While I have been conspicuous by my absence, New Zealand has been conspicuous for all the wrong reasons.
New Zealand is the place I call home. It is my country of birth, the place where my wife was born and the birthplace of my children.
In my limited time on this planet I have seen my share of other countries, differing cultures, other climates and all sorts of topography. This country, Aotearoa New Zealand, is no more beautiful, no more stunning, no more astounding, no more scenic or friendly or inspiring or great or just plain cool, than any other. What the land of the long white cloud has to offer, is accessibility.
These shores are a grouping of small islands-although not as small as we like to imagine-slotted away at the wash created by the confluence of the Tasman Sea and the mighty Pacific Ocean. To get here, even with thanks to the convenient wonders of air travel, is no mean feat. We really are at the bottom of the world.
Thing is, once here, everything these shaky isles have to offer really is right there at your doorstep.
Beaches galore, often just metres from your back door. White sand beaches at that. Mountains and forest and bush and sand and surf and sun and tempestuous storms and blazing scorchers, each and every day is different from the one previous and all is available within minutes, or a mere hour or two on the road.
You can hunt, you can fish, you can swim, you can walk and hike and trek and you can camp and you can dine out and surf and catch a movie or a play then dance the night away and if you are careful, you can pack most of this into just the one day. And night.
Nature abounds. Tourism seems to be the logical answer, from wine tours to bungy jumps and all in between. Aside from all of that of course, is the people. New Zealanders, Kiwis, are a pretty gregarious bunch, an open and honest group. A diverse group? Perhaps not so much but more so, despite our refuge access stats sadly lacking in comparison to the rest of the globes nations.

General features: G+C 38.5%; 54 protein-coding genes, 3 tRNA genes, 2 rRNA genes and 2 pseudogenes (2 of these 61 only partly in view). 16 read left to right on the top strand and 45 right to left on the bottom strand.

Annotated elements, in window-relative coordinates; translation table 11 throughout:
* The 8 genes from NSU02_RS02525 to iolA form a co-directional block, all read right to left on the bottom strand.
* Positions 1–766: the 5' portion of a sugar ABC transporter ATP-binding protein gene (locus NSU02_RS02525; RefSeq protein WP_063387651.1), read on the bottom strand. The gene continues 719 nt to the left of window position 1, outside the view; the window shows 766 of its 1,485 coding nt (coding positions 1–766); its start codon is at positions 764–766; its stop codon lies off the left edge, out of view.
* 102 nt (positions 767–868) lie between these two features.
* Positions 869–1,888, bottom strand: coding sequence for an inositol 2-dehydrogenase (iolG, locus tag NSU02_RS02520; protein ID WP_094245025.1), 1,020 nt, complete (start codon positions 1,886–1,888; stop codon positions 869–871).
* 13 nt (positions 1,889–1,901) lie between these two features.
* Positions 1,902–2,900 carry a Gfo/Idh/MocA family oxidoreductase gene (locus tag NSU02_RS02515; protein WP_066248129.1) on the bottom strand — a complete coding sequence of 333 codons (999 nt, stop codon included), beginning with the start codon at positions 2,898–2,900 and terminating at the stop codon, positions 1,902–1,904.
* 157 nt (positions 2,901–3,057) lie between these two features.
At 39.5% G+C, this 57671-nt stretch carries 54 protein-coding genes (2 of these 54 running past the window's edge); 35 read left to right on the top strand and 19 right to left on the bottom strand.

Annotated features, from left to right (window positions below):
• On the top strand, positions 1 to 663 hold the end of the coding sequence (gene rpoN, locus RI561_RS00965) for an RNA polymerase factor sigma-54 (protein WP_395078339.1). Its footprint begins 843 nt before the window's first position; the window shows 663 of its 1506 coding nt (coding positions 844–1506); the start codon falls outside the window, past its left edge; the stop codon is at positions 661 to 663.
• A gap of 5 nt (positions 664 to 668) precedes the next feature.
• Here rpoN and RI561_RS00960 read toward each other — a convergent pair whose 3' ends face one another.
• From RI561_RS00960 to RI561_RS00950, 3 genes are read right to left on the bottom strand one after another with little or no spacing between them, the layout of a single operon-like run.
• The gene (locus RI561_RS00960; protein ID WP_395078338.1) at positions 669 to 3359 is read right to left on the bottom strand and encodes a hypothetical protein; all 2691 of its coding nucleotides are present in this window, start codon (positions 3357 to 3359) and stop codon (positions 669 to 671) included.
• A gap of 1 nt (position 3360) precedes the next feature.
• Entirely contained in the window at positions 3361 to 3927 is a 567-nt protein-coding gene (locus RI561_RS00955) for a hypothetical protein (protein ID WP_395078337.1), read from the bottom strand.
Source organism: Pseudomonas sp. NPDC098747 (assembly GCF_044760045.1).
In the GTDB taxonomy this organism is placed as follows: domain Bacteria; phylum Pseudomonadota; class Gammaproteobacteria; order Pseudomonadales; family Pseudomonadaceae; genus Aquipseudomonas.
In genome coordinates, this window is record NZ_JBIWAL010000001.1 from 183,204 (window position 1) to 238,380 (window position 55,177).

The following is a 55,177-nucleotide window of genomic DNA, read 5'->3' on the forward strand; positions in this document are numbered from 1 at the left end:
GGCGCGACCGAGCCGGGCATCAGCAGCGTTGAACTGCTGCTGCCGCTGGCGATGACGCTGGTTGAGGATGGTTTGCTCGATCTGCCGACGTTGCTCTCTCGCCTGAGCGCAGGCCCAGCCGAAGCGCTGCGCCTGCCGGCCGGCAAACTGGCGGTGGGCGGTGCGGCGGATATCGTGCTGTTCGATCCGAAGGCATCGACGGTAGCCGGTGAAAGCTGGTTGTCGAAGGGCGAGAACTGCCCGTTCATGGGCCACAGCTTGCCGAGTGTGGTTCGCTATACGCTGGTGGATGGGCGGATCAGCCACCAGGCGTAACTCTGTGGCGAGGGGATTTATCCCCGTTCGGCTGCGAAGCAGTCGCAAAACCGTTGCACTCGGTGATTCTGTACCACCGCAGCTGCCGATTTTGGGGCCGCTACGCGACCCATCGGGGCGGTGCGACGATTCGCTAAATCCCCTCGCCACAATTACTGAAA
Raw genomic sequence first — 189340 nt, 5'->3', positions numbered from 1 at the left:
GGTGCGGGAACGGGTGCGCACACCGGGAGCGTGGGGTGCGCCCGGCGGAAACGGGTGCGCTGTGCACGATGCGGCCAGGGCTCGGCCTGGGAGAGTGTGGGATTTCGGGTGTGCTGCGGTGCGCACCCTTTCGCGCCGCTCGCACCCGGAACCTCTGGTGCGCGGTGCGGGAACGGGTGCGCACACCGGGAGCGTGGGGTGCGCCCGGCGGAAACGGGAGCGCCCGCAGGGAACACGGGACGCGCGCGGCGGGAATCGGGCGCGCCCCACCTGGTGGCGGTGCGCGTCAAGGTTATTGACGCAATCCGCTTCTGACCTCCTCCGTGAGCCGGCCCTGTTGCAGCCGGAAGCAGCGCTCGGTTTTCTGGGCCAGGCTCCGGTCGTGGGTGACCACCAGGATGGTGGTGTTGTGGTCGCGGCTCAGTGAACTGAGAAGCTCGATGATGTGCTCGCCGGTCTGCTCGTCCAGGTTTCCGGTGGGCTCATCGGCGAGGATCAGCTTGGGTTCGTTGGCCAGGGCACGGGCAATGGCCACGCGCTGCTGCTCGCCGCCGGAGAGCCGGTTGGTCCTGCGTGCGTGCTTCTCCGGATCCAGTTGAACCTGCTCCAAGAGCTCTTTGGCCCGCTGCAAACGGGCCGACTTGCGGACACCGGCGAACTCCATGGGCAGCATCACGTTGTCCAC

I’m not gonna get political, nor do I mean to be a glorified tourism brochure. Next year might be the time for political commentary but I am one of the great apathetic masses, so whatever I have to say on Beehive goings on will be lip-service at best. As it stands, my eldest doesn’t think I have a clue what ‘woke’ even means.
However, I will lament the lack of open eyes.
It would be harsh to say, seemingly yesterday, that no one picked an earthquake coming. Just like it would be cruel to suggest someone, somewhere, somehow, should have known Whakaari/White Island was about to pop. Christchurch suffered and still does and now it is the turn of Whakatane, a pretty, quintessentially sleepy seaside NZ town, to shed collective tears. As we do too, across the nation.
Of course Christchurch, a place I have heard referred to as the ‘Village of the Damned’ has suffered through even more pain and hurt. I never used to understand why New Zealand’s second largest city is tagged with such a moniker but I am beginning to get it now.
How much can you throw at the one place, the one grouping of people, before they break? For Christchurch it seems a case of bring it on.
Coming from Dunedin, I never liked the place. I was conditioned that way. Territorial prejudices aside, I don’t like how bitterly cold the place gets in winter, I don’t like the road layout, the lack of hills, I am not a fan of their rugby team and that wind!